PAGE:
Backtrack2 pen testing toolset is very cool

I have access to the best commercial security test tools in the market including Mu Security's Security Analyzer and Core Security Technologies Core Impact. For a long time, however I've been a fan of open source security tool kits including STD. A couple days ago I became aware of Backtrack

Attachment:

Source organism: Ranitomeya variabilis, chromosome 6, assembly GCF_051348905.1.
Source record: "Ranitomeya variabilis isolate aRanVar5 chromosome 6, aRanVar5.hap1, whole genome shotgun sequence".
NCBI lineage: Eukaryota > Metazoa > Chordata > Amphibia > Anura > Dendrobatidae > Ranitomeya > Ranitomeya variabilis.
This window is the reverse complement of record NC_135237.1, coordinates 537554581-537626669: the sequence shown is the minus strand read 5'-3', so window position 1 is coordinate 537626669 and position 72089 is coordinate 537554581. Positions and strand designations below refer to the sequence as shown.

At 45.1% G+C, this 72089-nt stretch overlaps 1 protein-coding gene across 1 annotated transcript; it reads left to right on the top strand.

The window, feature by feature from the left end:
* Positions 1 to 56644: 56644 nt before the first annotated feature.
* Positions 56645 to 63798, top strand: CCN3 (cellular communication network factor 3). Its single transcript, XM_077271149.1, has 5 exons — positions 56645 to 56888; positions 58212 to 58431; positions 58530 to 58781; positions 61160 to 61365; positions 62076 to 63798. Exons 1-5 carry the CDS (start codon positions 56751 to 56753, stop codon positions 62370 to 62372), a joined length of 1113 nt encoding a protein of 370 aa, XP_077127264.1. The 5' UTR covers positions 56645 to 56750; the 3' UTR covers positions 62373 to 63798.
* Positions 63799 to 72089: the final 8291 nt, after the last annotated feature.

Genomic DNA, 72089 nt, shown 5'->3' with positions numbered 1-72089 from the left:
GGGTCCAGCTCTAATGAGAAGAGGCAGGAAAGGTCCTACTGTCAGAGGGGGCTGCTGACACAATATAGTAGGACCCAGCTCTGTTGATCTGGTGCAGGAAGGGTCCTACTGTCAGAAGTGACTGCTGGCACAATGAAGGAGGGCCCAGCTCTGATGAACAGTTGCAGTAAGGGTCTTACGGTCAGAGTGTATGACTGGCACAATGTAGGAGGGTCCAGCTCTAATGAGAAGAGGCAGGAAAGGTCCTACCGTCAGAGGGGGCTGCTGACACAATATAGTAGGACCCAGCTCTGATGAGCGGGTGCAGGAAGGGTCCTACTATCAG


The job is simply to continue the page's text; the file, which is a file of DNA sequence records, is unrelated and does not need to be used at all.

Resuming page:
I have access to the best commercial security test tools in the market including Mu Security's Security Analyzer and Core Security Technologies Core Impact. For a long time, however I've been a fan of open source security tool kits including STD. A couple days ago I became aware of Backtrack 2 when I was thumbing through one of the stacks of computer security books sitting on my bookshelf. (The book is Penetration Tester's Open Source Toolkit and you can read Richard Bejtlich damning and very informative review here (you have to scroll down a bit to get to Richard's post, but read some of the other reviews to get the full flavor of his American Idol reference.) But, I digress. I'm working my way through Backtrack2 in my lab testing, so I'll start at the top and say this looks like an excellent collection of no cost, penetration test tools. Going through some reconnaissance on eweeklabs.com I found that we needed to pay attention to the renewal date. (Further to this, my fellow labbie Andrew Garcia, whose always interesting blog can be read here suggested looking up pcweeklab.com. It was available! In the ensuing race between Andrew and myself to see who could get to their domain registrar of choice first to buy the name, Andrew won. I was going to use the site as a PCWeek (predecessor to eWEEK) alumni site. Oh well, you can always catch up with the way back machine on PCWeek here. But still I digress. Starting at the top, I've been exploring my test network starting with the information gathering tools. ASS, revealed information about my Cisco switch that I knew, such as its name, the number of vlans and the switchport to which my Backtrack machine was connected. Dmitry found some open ports on my router that didn't need to be open, so I closed them. There are a whole host of additional tools that I'll be blogging as I go through them. I get help from Labs Executive Editor and open source expert Jason Brooks whenever I monkey around with the magic of Linux power tools. Any useful tips I get from him I'll try to remember to blog here for all of your enjoyment. If you have Backtrack2 stories, or recommendations for other pen test or reconnaissance toolkits, please feel free to leave a comment.